Despite those minor differences, some things just do not change. When I set a stone in metal, it is very likely to be bezel set – a thin strip of metal in the shape of the stone is soldered to the main piece of the work. The stone – either faceted or cabochon – is placed in the bezel which is then burnished to mold the bezel to the stone and hold it in place. Take a closer look at the necklace above. The top two pieces, just below what must have been the clasp, are empty bezels. They have lost their stones. Take a close look at the clasp and the pendant. You can see circles that look almost like bubbles in this photograph. Each of those circles is an empty bezel that has lost its stone.
Not all of the bezels are circles, either. Other empty bezel shapes like oval and paisley are also visible.
This is an ancient technique. Undoubtedly the solder we use today comes in a different form than they had – for example, mine is very thin sheet and comes in soft, medium, or hard – but the way it’s used is exactly the same.
In February, an entire collection of jewelry antiquities from Mesopotamia, Egypt, the Levant, Persia, and the Islamic Middle East will go on display at the Field Museum in Chicago. They will be accompanied by maps and other illustrations that will place the jewelry in the context of its culture and time.
I love to bead, I love beads, I love to buy beads. Sometimes I think that, speaking figuratively, of course, that if I couldn’t bead I’d die.
And then I heard about BeadforLife, a group of women in Uganda whose handmade beads of recycled paper are “eradicating poverty one bead at a time.” For them, beads are the way to a better life.
These industrious woman make beads and sell them, and make jewelry from their beads and sell those, along with gorgeous handmade satin-lined gift pouches, CDs of their singing, and note cards.
The proceeds of the sales are used to buy food, medicine, and pay for school fees, but it goes way beyond that. They also developed a vocational training program in an area where traditional education is simply either not available or beyond the financial reach of most and they are building a village with help from Habitat for Humanity. They also fund loans to other businesses to become as successful as they have.
You might not think it’s possible to make such beautiful beads out of paper, or such beautiful jewelry out of paper beads, but take a look:
The beads and jewelry are astonishingly inexpensive, and available from their Website: http://www.beadforlife.org/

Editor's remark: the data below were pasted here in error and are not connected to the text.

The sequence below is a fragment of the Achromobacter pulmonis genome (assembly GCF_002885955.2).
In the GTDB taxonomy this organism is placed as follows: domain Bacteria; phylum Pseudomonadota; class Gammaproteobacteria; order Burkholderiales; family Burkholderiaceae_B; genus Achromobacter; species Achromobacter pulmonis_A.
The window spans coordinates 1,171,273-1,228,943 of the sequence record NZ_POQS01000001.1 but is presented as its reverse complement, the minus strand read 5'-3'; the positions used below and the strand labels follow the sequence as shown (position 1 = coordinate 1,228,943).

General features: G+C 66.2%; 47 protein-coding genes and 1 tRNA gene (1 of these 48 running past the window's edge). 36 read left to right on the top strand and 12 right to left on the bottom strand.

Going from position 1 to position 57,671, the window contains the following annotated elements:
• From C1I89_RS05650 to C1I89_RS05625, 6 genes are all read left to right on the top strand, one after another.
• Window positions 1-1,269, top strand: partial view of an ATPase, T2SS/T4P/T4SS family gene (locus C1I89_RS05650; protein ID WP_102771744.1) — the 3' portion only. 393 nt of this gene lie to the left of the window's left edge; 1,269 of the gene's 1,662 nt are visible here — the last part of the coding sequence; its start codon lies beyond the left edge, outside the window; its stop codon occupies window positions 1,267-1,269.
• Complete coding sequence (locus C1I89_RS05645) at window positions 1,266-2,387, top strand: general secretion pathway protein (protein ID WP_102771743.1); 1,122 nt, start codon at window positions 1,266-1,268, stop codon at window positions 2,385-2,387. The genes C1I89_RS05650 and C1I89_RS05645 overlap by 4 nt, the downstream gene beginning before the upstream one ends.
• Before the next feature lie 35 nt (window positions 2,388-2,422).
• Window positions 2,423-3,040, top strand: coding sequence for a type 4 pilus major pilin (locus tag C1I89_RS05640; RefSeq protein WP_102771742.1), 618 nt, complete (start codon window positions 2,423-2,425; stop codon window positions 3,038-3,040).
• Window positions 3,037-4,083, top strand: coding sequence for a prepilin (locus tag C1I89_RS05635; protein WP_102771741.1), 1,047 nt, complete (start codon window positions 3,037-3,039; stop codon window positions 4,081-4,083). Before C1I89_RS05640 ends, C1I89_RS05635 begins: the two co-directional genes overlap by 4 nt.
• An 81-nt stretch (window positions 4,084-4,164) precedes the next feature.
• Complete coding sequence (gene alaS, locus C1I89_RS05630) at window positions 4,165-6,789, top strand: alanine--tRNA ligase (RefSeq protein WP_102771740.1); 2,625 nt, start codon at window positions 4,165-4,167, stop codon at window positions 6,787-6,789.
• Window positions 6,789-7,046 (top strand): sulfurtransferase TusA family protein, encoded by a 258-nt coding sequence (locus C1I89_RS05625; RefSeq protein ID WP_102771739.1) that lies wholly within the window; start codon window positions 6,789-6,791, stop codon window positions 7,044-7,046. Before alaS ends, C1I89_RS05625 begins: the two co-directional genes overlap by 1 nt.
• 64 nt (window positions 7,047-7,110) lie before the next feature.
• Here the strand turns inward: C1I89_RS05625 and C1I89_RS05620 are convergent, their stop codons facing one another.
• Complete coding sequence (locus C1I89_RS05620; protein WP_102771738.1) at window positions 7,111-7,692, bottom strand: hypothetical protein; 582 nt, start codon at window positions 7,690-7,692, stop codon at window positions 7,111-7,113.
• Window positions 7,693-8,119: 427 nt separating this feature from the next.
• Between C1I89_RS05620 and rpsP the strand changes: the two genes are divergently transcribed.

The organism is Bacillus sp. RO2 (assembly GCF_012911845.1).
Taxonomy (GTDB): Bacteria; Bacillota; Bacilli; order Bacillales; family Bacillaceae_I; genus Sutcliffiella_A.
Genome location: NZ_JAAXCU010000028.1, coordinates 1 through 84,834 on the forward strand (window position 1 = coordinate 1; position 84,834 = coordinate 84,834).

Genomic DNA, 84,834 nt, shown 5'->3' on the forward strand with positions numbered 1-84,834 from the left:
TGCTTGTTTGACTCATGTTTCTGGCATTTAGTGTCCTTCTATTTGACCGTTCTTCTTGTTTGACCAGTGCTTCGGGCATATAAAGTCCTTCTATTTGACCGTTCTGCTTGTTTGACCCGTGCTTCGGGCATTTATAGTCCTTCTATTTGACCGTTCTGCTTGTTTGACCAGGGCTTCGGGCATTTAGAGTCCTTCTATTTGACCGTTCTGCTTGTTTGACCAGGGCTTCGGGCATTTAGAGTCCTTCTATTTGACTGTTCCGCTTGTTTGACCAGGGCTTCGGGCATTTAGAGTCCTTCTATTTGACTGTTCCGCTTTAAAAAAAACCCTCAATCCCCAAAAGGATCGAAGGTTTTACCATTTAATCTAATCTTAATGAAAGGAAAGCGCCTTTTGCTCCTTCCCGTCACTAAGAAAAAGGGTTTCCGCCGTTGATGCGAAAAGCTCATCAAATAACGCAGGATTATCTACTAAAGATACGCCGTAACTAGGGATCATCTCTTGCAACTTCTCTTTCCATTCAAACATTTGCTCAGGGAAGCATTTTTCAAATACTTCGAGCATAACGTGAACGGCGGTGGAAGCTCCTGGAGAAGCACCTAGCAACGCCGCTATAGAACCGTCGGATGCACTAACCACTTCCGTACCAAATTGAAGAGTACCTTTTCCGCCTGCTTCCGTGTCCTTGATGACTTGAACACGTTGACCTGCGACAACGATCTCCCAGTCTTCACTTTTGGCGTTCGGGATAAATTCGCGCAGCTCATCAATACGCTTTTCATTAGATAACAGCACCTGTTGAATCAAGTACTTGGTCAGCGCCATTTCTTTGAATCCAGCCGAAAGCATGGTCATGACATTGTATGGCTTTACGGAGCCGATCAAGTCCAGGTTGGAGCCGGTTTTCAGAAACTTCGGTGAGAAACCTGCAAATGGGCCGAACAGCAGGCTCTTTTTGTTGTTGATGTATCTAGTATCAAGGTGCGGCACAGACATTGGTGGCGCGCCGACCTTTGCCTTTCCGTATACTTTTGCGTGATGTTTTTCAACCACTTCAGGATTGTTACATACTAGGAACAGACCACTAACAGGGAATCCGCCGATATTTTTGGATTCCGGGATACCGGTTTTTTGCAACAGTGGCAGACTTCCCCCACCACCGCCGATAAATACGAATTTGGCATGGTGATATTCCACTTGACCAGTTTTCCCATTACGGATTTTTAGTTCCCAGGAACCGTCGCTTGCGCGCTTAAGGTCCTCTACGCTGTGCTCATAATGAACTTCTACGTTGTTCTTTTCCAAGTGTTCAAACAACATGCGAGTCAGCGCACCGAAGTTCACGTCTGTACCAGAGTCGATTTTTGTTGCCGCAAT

Here’s a video on the basics of making paper beads:
And here’s step-by-step instructions:
I just ran across this article about Chrome Diopside in Modern Jeweler Magazine.
If you are not familiar with this gem, then let me introduce you. The photo below is taken from the Modern Jeweler article, and the article itself does a great job of describing where the gem is mined, how it found its way into the gem market, and how it got its name.
I think Chrome Diopside gems are what emeralds only wish they could be.
When I first encountered Joseph Brooks’ sleek website http://www.josephbrooksjewelry.com, with its slideshow display of his work, I immediately wanted to include it in this blog, so I asked for permission to use a photo of this labradorite necklace with its carved Ganesha pendant. What impressed me about this necklace was more than the fact that I love labradorite and that Ganesha is my favorite Hindu diety, it was how the pendant had been carefully carved to highlight the flash of labradoresence that is the hallmark of this captivating stone.
Another thing that impressed me about his work was how versatile its appeal was to both men and women.
I asked for a bio so I could include a bit of information about the designer and found more than I could possibly have expected. It seems that not only was I taken with his work, but I was in good company; it is also collected by Madonna, Lennie Kravitz, Siouxsie Sioux, and the Jonas Brothers, and Justin Timberlake wore two of Brooks’ turquoise necklaces for his photo on the cover of Rolling Stone.
Most of the designers I know, myself included, would love to have our work in the hands of rock stars like these and we wonder how to make that happen. My own claim to fame in this department was having been commissioned to make a pair of guitar pick earrings for Judy Collins to commemorate the two Signature Edition guitars issued by Martin in her name. but my experience pales in comparison.
Brooks had his audience already in hand, because, before he became a jewelry designer, he was immersed in the rock music scene, as the owner of the iconic Vinyl Fetish record store on Melrose Avenue in Los Angeles in the 1980s, and later as nightclub host and DJ. He rubbed elbows with all kind of musical acts and jumpstarted the careers of others, like Guns n Roses. It seems that I had stumbled upon the Website of a rock legend whose passion for a different kind of rocks is adding another facet to his impressive life story.